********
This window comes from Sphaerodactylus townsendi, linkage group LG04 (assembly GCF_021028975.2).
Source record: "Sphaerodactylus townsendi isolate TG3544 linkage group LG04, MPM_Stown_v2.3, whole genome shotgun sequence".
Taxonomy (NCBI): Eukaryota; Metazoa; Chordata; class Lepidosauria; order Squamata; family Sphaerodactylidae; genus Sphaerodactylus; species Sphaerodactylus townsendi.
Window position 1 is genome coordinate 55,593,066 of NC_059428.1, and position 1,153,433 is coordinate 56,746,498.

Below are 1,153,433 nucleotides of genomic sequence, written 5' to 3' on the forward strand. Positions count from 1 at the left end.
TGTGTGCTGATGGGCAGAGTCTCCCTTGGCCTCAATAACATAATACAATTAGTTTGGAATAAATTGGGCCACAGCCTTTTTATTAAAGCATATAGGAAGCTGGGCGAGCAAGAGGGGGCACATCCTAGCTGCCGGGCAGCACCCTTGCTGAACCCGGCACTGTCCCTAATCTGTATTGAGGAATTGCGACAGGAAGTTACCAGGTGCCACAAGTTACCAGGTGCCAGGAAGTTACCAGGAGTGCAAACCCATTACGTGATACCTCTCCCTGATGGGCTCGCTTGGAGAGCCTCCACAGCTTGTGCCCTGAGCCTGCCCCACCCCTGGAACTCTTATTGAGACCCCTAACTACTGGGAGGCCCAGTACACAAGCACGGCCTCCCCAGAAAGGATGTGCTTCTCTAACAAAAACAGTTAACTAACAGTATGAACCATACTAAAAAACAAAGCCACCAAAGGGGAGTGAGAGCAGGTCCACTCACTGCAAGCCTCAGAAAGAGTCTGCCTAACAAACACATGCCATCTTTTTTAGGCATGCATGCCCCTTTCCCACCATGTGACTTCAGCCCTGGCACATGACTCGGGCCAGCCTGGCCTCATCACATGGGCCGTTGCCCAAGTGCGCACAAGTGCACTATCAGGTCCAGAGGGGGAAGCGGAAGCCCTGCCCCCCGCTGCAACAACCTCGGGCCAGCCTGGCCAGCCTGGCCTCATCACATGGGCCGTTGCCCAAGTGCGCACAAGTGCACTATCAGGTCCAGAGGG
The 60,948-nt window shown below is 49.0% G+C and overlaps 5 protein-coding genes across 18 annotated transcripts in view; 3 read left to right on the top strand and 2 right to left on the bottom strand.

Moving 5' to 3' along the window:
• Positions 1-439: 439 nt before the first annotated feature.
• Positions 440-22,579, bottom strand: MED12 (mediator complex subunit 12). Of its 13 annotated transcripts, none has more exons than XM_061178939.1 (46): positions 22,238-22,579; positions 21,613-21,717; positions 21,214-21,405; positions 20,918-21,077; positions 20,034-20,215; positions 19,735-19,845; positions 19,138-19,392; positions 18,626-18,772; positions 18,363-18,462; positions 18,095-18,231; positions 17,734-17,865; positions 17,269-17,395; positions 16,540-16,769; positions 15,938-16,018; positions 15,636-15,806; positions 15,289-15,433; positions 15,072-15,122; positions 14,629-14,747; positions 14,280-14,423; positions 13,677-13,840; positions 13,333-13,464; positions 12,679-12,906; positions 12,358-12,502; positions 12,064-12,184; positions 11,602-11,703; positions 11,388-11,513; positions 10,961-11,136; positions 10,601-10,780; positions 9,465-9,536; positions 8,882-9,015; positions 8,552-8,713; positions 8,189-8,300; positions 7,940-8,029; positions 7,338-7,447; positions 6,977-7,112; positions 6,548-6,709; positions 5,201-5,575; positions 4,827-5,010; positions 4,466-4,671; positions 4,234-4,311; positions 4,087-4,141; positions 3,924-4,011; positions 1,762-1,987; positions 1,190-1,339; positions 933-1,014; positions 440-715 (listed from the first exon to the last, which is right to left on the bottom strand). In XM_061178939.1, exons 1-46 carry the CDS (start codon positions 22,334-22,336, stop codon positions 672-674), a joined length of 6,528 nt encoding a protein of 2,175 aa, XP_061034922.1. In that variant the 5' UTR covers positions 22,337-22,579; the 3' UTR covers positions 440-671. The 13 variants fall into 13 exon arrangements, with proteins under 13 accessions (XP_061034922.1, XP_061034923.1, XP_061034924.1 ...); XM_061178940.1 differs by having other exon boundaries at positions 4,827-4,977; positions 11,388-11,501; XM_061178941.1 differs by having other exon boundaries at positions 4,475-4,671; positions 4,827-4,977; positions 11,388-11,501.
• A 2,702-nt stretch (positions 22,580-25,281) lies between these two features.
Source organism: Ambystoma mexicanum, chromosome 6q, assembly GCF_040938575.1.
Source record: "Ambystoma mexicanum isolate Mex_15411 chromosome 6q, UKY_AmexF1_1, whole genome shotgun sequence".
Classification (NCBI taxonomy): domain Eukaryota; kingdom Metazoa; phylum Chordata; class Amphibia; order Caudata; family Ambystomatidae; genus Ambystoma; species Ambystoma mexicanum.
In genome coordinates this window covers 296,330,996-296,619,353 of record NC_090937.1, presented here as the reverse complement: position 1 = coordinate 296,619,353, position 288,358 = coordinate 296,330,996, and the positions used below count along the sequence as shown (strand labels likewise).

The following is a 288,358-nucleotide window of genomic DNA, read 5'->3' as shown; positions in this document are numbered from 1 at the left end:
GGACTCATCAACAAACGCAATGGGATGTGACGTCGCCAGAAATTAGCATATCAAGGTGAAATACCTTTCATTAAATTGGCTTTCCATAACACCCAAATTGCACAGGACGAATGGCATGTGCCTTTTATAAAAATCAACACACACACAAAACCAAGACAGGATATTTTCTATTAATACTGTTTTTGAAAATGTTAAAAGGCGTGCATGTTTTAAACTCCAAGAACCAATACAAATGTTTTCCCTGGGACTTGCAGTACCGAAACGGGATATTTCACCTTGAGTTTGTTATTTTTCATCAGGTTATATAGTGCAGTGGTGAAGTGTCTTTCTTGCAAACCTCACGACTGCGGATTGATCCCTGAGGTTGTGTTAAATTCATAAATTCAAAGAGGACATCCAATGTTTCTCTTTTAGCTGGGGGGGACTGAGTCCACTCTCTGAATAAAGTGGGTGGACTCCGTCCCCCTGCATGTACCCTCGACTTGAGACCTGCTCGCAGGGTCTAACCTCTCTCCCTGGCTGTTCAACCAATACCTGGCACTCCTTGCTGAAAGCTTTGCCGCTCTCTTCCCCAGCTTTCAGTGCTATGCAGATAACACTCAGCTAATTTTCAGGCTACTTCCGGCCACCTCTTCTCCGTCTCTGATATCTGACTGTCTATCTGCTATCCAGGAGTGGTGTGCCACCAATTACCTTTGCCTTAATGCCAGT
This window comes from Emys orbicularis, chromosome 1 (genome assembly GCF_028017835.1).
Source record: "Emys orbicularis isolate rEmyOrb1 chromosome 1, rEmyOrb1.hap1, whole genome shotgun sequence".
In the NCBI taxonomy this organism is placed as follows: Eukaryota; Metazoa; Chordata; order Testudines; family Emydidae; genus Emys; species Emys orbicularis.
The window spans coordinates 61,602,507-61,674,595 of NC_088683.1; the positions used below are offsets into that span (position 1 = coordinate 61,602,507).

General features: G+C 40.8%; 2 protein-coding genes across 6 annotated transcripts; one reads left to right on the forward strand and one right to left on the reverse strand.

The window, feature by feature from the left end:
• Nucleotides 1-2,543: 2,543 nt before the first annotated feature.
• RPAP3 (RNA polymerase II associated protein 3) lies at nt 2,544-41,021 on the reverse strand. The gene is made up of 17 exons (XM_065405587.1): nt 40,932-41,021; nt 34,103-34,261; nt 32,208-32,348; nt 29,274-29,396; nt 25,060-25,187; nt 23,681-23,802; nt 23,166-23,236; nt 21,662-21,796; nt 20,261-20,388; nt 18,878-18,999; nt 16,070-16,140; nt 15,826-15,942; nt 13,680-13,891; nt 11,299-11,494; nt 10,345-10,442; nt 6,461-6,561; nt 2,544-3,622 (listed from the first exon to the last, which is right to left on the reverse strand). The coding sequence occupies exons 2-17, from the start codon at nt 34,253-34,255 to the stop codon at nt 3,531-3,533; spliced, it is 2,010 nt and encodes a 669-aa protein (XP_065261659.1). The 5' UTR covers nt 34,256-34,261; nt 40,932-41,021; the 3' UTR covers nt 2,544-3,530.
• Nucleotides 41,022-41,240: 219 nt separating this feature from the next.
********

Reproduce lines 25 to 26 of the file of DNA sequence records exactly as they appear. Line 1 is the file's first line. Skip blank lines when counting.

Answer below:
• RPAP3 (RNA polymerase II associated protein 3) lies at nt 2,544-41,021 on the reverse strand. The gene is made up of 17 exons (XM_065405587.1): nt 40,932-41,021; nt 34,103-34,261; nt 32,208-32,348; nt 29,274-29,396; nt 25,060-25,187; nt 23,681-23,802; nt 23,166-23,236; nt 21,662-21,796; nt 20,261-20,388; nt 18,878-18,999; nt 16,070-16,140; nt 15,826-15,942; nt 13,680-13,891; nt 11,299-11,494; nt 10,345-10,442; nt 6,461-6,561; nt 2,544-3,622 (listed from the first exon to the last, which is right to left on the reverse strand). The coding sequence occupies exons 2-17, from the start codon at nt 34,253-34,255 to the stop codon at nt 3,531-3,533; spliced, it is 2,010 nt and encodes a 669-aa protein (XP_065261659.1). The 5' UTR covers nt 34,256-34,261; nt 40,932-41,021; the 3' UTR covers nt 2,544-3,530.
• Nucleotides 41,022-41,240: 219 nt separating this feature from the next.